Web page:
Thursday, April 2, 2009

A Not-So-Golden Age

If you were doing genealogical research, and discovered that your great-great-grandfather died of complications from untreated syphillis, how widely would you disseminate that information? To me, it's something juicy, something to entice my otherwise bored relatives to actually pay attention to all the awesome stuff I'm finding out.

(I have another blog that is mostly just for family, of genealogy. I once encouraged my family to read it. "Can we comment?" Suellen asked. "Of course!" I said. ("Finally, someone's interested!" I thought.) "Can we make jokes in the comments?" she asked. "Sure!" I said. ("That'll get other people interested in commenting, too!" I thought.) "Good," she said. "Because the only comments I'd leave on your genealogy blog would be jokes making fun of you for having a genealogy blog.")

I worry, though, whether some of my relatives would be offended or saddened by this information. I have no qualms about sending out my transcriptions of the death certificate, and if they're interested in knowing how he died, they can google the causes themselves. I won't hide the truth.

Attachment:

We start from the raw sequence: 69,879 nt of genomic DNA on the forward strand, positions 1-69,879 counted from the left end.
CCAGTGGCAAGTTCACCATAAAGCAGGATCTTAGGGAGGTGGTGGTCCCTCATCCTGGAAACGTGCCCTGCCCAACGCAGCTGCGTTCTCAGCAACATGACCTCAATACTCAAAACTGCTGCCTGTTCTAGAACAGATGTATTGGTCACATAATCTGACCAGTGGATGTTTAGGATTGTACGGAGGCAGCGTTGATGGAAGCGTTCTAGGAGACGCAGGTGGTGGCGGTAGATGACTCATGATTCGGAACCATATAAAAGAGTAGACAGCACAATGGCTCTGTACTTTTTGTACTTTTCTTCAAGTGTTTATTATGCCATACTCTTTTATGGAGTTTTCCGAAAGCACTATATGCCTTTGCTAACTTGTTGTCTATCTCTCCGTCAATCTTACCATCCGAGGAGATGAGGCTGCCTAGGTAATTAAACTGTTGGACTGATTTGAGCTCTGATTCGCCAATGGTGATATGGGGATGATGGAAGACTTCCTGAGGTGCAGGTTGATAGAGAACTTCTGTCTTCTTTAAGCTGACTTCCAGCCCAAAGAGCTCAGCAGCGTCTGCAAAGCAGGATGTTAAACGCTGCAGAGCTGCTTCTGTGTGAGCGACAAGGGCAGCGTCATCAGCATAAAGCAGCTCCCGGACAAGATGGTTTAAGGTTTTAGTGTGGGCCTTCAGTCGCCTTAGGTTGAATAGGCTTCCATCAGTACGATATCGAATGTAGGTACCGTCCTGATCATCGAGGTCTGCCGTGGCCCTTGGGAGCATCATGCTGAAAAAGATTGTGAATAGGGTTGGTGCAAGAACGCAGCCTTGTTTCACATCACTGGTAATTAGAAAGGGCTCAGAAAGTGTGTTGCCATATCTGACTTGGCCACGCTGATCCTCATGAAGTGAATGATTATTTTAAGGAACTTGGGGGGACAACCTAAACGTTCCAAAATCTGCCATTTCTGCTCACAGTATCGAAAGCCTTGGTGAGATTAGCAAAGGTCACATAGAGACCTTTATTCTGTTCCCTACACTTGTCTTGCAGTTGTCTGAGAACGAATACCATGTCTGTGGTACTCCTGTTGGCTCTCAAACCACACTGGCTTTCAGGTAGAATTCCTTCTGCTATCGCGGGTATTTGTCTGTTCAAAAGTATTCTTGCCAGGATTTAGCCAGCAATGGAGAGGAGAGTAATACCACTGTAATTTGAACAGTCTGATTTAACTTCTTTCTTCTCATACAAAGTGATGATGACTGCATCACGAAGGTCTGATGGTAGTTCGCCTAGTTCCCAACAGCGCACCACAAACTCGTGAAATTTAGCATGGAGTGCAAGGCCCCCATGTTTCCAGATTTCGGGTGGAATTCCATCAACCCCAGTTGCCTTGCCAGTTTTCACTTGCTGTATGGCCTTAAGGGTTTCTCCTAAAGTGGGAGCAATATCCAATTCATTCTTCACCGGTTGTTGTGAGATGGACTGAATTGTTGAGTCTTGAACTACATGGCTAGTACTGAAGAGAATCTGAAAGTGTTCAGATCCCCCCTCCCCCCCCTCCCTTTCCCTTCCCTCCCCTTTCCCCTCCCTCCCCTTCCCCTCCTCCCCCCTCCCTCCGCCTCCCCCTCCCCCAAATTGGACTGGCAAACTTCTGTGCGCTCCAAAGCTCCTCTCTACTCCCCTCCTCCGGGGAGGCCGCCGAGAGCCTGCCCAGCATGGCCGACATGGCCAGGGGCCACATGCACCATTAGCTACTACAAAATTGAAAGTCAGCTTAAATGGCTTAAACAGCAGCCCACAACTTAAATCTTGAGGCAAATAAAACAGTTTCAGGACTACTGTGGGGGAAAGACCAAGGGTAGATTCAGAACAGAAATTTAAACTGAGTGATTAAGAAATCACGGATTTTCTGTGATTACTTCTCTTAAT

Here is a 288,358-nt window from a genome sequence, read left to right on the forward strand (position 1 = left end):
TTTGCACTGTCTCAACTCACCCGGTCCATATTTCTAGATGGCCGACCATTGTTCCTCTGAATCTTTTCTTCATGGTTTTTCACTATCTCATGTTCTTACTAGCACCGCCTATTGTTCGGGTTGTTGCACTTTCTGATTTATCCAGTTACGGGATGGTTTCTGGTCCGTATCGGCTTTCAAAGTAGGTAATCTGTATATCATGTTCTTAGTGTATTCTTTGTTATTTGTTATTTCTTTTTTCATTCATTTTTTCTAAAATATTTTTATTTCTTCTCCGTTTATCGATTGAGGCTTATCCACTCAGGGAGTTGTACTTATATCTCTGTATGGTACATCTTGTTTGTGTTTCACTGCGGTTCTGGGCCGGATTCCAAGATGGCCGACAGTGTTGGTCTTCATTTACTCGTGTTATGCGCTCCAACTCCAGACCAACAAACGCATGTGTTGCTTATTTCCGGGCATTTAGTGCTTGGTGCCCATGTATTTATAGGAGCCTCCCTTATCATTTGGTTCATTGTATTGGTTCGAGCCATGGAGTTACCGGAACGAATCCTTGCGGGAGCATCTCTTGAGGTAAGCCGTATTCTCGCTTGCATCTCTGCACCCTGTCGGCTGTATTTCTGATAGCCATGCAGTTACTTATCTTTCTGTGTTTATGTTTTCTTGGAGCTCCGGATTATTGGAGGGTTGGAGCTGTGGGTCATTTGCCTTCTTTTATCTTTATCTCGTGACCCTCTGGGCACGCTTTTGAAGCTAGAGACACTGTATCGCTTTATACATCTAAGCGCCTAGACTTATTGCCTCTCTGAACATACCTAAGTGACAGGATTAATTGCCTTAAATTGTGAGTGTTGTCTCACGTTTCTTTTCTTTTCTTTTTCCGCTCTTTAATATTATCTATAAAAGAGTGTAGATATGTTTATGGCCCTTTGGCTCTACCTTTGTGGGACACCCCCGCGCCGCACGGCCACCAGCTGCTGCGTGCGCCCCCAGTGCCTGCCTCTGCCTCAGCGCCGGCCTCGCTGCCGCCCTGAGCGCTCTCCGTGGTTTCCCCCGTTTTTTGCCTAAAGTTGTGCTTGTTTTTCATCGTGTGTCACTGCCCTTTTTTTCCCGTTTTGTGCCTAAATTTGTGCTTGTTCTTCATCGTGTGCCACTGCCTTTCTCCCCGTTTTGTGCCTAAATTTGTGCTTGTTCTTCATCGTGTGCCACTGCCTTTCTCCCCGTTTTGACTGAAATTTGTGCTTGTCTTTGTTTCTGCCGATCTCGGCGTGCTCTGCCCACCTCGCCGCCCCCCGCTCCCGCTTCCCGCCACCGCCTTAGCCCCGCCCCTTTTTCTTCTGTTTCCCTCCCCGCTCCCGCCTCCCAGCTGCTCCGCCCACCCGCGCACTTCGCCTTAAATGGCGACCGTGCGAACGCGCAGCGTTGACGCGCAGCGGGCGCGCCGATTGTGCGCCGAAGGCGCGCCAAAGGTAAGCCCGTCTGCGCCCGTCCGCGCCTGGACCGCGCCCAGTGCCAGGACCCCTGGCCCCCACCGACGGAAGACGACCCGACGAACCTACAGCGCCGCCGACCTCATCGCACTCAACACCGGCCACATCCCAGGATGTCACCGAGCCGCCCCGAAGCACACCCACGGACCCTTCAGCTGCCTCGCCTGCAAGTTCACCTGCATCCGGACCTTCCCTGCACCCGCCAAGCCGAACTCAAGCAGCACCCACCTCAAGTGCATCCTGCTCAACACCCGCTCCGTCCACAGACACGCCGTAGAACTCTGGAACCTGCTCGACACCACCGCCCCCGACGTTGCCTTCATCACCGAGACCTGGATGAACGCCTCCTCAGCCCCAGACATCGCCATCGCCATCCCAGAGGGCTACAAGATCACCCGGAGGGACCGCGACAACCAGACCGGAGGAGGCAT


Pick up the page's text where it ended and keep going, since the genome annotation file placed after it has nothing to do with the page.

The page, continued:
But I know I wouldn't be thrilled if information came to light that indicated that perhaps my great-grandfathers were not the fine, upstanding gentlemen I've been told about. Might my dad feel the same way if I call attention to the fact that one of his great-grandfathers died of syphillis? (Although, I think all he knows about this great-grandfather is the story of the time he drowned some kittens. His opinion might not be that high to start with. Drowning kittens is relatively horrifying when taken out of the context of the time period.)

And what about my great-uncles? (Great uncles are the only relatives who are ever interested in what you find in your genealogical research. It's a fact.) This is their grandfather I'm talking about. I'd be disappointed, disenchanted if similar evidence were revealed about one of my great-grandfathers. I could imagine being devastated if it were about one of my grandfathers.

And yet, is idealizing the past doing anyone any good? I'm sure my grandfathers, just like my great-grandfathers, just like my great-great-grandfathers, made poor decisions and did stupid things when they were young. I know my dad did. I know my mom did. I know my sisters have. I know I did, and still do.

Our ancestors were human. But should we broadcast that fact?

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